I for one will still be putting my donation in every black pot I see, just like I have always done. Why? Because, that little girl opening donated gifts Christmas day was once me.

Merry Christmas

CM

No one is disregarding what the Salvation Army has done for people, they have obviously helped a great deal of people. It’s just sad that the pre-teen to teenaged group is being penalized because the most sought after toys and books for that age group are Harry Potter and Twilight themed. Kids don’t read the Hardy Boys anymore…

PM

The occult is very real. I was involved with TM, Raja Yoga, and The Art of Living. And I have experienced schizophrenic psychosis, PTSD and anxiety/depression as a result. The Sallies have been wonderful to me thus far, unlike the occult dibble dabble dobbling, which has done nothing but cause pain, suffering, and darkness. Any similar stories? Thank God someone has the integrity to take a stand on occult toys, I wouldn’t want my kids around the lies of the false hope and fairytales of Satan either. And horror movies and heavy metal rock and the like are scary, not to mention violent and disturbing, they get implanted on the screen of one’s mind-causing many people go down this dark path to institutions of both kinds-psychiatric and jail, and get caught up in cults as well, which the Salvation Army is definitely not. The Bible says it’s dangerous to leave oneself wide open to occult influence, and all the Sallies are doing is trying to protect people from this, charity is not merely people pleasing, it’s about standing up for the truth.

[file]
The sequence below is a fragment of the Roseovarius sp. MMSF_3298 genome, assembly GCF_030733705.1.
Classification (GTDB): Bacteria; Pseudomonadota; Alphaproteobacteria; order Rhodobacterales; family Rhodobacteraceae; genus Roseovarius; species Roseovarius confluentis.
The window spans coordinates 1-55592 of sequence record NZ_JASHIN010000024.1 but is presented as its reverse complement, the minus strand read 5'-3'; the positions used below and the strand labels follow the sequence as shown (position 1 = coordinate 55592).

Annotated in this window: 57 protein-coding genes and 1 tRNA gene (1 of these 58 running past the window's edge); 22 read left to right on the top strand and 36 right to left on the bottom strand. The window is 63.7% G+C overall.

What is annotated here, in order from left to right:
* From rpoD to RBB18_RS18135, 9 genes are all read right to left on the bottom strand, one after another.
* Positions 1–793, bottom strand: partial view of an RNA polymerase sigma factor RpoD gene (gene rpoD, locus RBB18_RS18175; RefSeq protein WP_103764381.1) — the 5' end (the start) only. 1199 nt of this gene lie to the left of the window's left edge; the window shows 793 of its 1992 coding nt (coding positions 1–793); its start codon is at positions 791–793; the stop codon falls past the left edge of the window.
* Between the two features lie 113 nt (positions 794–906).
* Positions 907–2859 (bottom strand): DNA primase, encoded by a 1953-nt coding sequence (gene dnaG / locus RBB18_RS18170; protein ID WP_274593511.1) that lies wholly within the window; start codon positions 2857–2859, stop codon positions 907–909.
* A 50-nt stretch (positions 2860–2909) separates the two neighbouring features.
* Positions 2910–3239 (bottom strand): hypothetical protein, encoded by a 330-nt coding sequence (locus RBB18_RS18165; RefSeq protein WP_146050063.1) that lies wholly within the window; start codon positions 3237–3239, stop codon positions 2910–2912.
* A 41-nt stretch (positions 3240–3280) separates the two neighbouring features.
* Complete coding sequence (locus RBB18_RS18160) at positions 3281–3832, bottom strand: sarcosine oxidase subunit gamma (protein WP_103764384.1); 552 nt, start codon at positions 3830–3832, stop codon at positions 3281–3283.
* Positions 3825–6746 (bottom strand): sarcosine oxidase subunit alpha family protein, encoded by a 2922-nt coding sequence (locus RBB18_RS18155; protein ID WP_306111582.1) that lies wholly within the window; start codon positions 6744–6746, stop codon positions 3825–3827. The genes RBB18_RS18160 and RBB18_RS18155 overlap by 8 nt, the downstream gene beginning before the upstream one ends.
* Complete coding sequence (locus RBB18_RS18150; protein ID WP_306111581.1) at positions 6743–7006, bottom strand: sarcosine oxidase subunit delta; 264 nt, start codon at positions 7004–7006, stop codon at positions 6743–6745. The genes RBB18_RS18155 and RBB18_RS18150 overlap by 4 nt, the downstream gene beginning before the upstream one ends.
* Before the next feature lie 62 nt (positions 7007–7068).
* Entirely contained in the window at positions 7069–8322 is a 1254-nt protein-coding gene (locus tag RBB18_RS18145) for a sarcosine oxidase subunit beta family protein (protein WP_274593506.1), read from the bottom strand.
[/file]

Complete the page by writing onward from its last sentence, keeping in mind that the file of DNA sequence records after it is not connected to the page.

Abrahamsson

When I first read some of these comments, I thought people were joking. I read on, and realized that people were being serious. “Occult toys”? “[Horror movies and heavy metal rock and the like are scary, not to mention violent and disturbing, they get implanted on the screen of one’s mind-causing many people go down this dark path to institutions of both kinds-psychiatric and jail, and get caught up in cults as well…”, I am pretty sure that most of the millions of children who read Harry Potter and play with the toys will not end up in jail. In fact, the majority of people that I know who are most likely to end up in jail most likely haven’t read Harry Potter, or many other books for that matter. Reading and imaginative play encourage the development of critical thinking and intelligence, factors that help develop the scientists, doctors and engineers of tomorrow, not cult members, criminals and people mental illnesses.

Perhaps some people here are not sure exactly what Harry Potter is. It is a book about a kid who learns magic. He is born with the ability, and does not preform any devil worship or similar acts. He opposes bigotry and racism, which I think the majority of christians believe is a part of their faith.

The Salvation Army is an important organization that helps a great many people, and is recognized as such. I would hate for religious zealotry to effect their service of disadvantaged people in many communities.